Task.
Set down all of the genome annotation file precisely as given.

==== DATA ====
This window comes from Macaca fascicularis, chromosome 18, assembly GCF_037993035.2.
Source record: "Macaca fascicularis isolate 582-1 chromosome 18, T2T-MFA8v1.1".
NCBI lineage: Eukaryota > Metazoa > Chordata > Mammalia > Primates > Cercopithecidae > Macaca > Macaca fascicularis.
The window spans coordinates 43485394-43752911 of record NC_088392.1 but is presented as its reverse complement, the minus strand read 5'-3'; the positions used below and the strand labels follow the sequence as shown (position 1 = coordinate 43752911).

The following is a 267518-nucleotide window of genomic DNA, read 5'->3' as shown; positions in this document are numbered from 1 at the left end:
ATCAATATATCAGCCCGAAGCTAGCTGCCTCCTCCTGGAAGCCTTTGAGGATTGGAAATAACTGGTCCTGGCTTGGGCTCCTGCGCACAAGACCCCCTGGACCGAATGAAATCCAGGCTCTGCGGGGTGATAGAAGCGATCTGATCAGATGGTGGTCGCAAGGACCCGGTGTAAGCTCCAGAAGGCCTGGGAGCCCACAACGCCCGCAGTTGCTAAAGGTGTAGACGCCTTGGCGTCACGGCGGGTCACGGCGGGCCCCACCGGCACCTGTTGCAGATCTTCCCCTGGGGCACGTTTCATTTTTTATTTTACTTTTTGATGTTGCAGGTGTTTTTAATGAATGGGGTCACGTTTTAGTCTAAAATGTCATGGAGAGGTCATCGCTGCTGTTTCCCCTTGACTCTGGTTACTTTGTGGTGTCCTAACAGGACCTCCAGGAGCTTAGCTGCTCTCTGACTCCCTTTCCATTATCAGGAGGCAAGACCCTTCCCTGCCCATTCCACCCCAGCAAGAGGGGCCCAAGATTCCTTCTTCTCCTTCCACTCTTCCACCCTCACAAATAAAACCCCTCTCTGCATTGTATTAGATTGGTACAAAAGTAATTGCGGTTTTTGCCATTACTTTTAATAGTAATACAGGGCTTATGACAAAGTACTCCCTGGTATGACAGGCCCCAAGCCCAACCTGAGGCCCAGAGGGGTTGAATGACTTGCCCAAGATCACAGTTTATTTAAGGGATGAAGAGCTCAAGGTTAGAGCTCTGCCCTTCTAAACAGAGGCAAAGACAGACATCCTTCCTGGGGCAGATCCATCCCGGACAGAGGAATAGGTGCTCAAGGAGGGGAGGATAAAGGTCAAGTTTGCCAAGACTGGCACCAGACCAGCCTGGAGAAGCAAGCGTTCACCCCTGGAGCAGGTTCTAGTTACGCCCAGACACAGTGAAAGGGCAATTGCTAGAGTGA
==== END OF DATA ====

This window comes from Macaca fascicularis, chromosome 18, assembly GCF_037993035.2.
Source record: "Macaca fascicularis isolate 582-1 chromosome 18, T2T-MFA8v1.1".
NCBI lineage: Eukaryota > Metazoa > Chordata > Mammalia > Primates > Cercopithecidae > Macaca > Macaca fascicularis.
The window spans coordinates 43485394-43752911 of record NC_088392.1 but is presented as its reverse complement, the minus strand read 5'-3'; the positions used below and the strand labels follow the sequence as shown (position 1 = coordinate 43752911).

The following is a 267518-nucleotide window of genomic DNA, read 5'->3' as shown; positions in this document are numbered from 1 at the left end:
ATCAATATATCAGCCCGAAGCTAGCTGCCTCCTCCTGGAAGCCTTTGAGGATTGGAAATAACTGGTCCTGGCTTGGGCTCCTGCGCACAAGACCCCCTGGACCGAATGAAATCCAGGCTCTGCGGGGTGATAGAAGCGATCTGATCAGATGGTGGTCGCAAGGACCCGGTGTAAGCTCCAGAAGGCCTGGGAGCCCACAACGCCCGCAGTTGCTAAAGGTGTAGACGCCTTGGCGTCACGGCGGGTCACGGCGGGCCCCACCGGCACCTGTTGCAGATCTTCCCCTGGGGCACGTTTCATTTTTTATTTTACTTTTTGATGTTGCAGGTGTTTTTAATGAATGGGGTCACGTTTTAGTCTAAAATGTCATGGAGAGGTCATCGCTGCTGTTTCCCCTTGACTCTGGTTACTTTGTGGTGTCCTAACAGGACCTCCAGGAGCTTAGCTGCTCTCTGACTCCCTTTCCATTATCAGGAGGCAAGACCCTTCCCTGCCCATTCCACCCCAGCAAGAGGGGCCCAAGATTCCTTCTTCTCCTTCCACTCTTCCACCCTCACAAATAAAACCCCTCTCTGCATTGTATTAGATTGGTACAAAAGTAATTGCGGTTTTTGCCATTACTTTTAATAGTAATACAGGGCTTATGACAAAGTACTCCCTGGTATGACAGGCCCCAAGCCCAACCTGAGGCCCAGAGGGGTTGAATGACTTGCCCAAGATCACAGTTTATTTAAGGGATGAAGAGCTCAAGGTTAGAGCTCTGCCCTTCTAAACAGAGGCAAAGACAGACATCCTTCCTGGGGCAGATCCATCCCGGACAGAGGAATAGGTGCTCAAGGAGGGGAGGATAAAGGTCAAGTTTGCCAAGACTGGCACCAGACCAGCCTGGAGAAGCAAGCGTTCACCCCTGGAGCAGGTTCTAGTTACGCCCAGACACAGTGAAAGGGCAATTGCTAGAGTGA